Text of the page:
Is Social Security or Medicare Running Out of Money? What the 2016 Trustees Report Has to Say

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Social Security is vital to Americans, providing workers and their families with retirement, disability, and survivors insurance benefits. Medicare is also an essential program for American seniors. Since its creation in 1965, Medicare has provided universal health care to millions. Both these programs play integral roles in our lives, and it would truly be a travesty if either of them stopped.

Each year the Trustees of the Social Security and Medicare trust funds report on the current and projected financial status of both programs. Last week, they issued their 2016 financial review of the programs, and it warns of shortfalls that could occur in the not-so-distant future.

Status of Social Security

Currently, sixty million people receive Social Security benefits totaling more than $74 billion each month, and the number of beneficiaries is expected to reach 76 million by 2025. Over the program’s 80-year history, it has collected roughly $19.0 trillion and paid out $16.1 trillion, leaving asset reserves of more than $2.8 trillion at the end of 2015 in its two trust funds. These are some of the highlights from the report, regarding Social Security:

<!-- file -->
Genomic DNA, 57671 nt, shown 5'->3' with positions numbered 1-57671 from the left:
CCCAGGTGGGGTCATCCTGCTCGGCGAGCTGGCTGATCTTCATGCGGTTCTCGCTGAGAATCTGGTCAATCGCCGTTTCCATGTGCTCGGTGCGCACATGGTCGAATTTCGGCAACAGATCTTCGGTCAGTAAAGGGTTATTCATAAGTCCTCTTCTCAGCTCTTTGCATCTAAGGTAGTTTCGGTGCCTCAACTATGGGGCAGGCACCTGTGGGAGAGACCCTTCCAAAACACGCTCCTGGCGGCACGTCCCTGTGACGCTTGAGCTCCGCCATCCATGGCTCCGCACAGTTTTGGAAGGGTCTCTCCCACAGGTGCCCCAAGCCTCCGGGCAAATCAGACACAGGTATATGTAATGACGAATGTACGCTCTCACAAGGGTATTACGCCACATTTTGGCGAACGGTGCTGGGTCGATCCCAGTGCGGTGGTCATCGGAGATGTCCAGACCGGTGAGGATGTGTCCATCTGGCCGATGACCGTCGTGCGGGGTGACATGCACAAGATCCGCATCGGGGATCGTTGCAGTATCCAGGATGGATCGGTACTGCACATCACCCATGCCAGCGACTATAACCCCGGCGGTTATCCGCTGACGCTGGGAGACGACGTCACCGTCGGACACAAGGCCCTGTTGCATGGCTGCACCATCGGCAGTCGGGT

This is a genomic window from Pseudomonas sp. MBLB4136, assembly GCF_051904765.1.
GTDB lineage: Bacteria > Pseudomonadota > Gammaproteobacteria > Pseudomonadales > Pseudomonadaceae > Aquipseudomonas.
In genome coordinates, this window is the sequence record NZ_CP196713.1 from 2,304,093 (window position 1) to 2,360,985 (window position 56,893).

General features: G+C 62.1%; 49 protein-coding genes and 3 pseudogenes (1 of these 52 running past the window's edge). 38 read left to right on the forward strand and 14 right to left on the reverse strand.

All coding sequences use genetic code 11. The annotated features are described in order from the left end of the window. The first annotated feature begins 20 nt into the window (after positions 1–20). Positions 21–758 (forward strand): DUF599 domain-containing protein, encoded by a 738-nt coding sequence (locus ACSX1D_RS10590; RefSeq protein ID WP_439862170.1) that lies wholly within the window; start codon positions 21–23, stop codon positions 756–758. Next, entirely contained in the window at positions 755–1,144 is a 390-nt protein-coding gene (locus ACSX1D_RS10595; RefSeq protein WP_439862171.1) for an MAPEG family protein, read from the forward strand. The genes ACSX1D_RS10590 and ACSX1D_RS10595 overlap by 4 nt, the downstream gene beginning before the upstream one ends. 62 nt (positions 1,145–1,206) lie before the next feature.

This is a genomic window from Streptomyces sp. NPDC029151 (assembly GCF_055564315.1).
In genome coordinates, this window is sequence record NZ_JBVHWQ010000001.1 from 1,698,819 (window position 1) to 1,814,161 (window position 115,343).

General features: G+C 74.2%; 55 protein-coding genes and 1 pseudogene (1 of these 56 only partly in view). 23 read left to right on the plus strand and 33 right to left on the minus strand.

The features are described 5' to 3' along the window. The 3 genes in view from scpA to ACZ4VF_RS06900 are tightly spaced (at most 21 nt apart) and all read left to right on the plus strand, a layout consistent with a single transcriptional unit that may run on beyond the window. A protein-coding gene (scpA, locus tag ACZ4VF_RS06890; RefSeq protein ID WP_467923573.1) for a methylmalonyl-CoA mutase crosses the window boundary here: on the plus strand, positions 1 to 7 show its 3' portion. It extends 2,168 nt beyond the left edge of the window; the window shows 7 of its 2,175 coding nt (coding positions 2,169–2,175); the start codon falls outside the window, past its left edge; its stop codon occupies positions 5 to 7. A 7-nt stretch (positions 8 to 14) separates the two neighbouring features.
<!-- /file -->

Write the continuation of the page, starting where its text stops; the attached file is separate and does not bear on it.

•For now, Social Security’s trust funds are still growing. The combined trust fund assets will grow through 2019. Nevertheless, the population is aging, which makes more Americans eligible for retirement benefits, so even with interest earnings, the trust fund will gradually dwindle after 2019 and be depleted in 2034 if policymakers don’t act by then. Action in this case most likely means raising the Social Security tax rates, which is not popular politically, but is something that inevitably will need to be done.